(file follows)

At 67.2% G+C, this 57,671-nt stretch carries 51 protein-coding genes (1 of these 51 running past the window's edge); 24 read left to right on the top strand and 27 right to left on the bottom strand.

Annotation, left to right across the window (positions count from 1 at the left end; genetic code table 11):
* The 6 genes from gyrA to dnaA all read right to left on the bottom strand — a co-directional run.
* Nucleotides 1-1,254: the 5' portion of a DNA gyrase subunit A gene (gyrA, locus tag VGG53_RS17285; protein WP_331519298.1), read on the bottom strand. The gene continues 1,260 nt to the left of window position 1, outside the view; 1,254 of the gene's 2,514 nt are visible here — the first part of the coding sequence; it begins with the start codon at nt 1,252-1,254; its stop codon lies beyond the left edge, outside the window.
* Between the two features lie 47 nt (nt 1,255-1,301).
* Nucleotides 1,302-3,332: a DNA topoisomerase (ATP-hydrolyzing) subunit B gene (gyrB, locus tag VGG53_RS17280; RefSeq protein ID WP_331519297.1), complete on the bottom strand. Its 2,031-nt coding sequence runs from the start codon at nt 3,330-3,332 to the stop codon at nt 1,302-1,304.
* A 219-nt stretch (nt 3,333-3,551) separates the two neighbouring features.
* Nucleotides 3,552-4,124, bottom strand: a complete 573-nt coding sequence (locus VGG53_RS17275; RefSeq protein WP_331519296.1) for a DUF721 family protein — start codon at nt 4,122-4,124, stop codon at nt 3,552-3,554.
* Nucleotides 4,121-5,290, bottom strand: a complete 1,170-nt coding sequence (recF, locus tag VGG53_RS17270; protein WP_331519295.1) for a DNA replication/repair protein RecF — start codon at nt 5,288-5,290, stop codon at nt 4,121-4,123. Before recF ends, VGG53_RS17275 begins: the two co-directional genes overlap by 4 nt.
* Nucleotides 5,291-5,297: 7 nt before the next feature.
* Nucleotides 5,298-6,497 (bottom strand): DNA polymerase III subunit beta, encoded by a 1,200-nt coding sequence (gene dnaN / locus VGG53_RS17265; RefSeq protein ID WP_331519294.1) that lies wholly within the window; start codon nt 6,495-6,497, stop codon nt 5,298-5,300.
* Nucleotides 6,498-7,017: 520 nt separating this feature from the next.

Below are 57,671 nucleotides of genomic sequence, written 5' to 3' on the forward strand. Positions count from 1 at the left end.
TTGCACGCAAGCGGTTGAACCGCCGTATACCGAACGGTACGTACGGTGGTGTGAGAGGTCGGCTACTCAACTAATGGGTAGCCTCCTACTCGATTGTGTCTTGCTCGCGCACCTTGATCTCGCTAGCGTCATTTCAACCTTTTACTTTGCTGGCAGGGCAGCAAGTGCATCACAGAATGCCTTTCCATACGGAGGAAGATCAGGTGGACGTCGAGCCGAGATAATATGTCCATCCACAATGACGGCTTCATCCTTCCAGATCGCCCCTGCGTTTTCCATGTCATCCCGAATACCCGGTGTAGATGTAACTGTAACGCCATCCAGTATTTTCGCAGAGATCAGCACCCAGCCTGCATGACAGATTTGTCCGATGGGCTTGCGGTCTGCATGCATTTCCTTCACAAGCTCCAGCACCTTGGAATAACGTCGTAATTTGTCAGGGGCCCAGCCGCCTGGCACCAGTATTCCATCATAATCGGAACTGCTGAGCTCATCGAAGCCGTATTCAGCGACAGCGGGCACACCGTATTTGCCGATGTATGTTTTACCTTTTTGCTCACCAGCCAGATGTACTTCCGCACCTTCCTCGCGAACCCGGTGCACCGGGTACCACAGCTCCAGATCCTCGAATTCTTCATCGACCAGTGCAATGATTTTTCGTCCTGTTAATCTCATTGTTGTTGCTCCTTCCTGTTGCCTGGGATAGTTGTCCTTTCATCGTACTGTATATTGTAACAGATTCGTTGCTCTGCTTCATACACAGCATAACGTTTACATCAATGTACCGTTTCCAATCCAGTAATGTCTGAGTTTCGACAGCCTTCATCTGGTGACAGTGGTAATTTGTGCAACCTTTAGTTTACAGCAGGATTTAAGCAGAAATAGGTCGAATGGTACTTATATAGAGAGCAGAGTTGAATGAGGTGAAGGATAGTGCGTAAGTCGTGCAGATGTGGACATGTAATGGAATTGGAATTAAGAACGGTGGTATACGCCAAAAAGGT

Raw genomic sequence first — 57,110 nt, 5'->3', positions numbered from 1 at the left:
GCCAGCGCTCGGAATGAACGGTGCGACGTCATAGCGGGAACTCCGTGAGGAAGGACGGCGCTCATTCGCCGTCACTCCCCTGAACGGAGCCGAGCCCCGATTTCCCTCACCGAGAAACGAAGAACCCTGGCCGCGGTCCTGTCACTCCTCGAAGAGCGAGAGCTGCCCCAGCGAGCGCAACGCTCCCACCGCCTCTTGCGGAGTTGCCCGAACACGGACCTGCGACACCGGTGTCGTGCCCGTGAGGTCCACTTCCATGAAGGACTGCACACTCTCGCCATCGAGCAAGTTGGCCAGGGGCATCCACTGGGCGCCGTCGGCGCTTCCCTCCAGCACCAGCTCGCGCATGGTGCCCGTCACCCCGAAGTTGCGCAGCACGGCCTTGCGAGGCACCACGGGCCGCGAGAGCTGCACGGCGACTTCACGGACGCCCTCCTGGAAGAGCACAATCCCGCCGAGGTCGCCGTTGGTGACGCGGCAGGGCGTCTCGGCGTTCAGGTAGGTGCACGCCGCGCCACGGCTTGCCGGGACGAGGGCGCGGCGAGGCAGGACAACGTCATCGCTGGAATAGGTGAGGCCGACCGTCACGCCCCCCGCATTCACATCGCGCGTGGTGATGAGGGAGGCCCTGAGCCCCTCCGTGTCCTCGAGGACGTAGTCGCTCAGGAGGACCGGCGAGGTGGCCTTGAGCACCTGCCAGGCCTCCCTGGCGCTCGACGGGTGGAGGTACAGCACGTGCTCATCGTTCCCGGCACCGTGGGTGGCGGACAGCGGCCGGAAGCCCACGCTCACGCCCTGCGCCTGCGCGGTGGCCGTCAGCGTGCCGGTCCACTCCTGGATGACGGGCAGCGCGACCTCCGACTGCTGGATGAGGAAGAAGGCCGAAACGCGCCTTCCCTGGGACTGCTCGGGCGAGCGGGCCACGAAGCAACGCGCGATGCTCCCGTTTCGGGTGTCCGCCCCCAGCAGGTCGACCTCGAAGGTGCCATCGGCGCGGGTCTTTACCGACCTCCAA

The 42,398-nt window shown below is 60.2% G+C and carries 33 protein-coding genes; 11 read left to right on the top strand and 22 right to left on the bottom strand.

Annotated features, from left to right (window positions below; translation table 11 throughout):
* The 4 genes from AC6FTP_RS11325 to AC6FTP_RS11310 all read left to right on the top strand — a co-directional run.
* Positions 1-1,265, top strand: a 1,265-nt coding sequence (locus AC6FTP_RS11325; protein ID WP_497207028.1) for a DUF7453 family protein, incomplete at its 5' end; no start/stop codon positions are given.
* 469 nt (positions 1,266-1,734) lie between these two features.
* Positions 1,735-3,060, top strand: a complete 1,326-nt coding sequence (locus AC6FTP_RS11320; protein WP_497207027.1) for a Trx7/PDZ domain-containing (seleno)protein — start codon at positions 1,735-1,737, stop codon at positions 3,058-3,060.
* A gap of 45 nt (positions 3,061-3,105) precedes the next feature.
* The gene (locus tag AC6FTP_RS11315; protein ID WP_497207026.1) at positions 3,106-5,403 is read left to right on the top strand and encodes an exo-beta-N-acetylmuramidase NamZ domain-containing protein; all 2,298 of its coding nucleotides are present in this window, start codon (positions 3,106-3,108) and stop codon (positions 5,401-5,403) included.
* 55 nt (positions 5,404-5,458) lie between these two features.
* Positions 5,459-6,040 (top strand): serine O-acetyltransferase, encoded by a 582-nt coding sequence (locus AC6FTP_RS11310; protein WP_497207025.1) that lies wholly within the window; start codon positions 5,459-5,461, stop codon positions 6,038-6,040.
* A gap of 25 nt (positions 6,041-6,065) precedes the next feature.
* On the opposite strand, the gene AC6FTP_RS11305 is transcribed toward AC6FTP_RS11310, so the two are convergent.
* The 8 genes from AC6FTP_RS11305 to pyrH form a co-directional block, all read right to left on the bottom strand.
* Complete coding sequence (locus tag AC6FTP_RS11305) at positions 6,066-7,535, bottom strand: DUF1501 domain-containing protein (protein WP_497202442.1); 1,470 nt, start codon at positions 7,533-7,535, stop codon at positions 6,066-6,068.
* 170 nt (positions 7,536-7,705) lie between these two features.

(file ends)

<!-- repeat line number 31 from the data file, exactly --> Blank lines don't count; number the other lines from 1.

* 170 nt (positions 7,536-7,705) lie between these two features.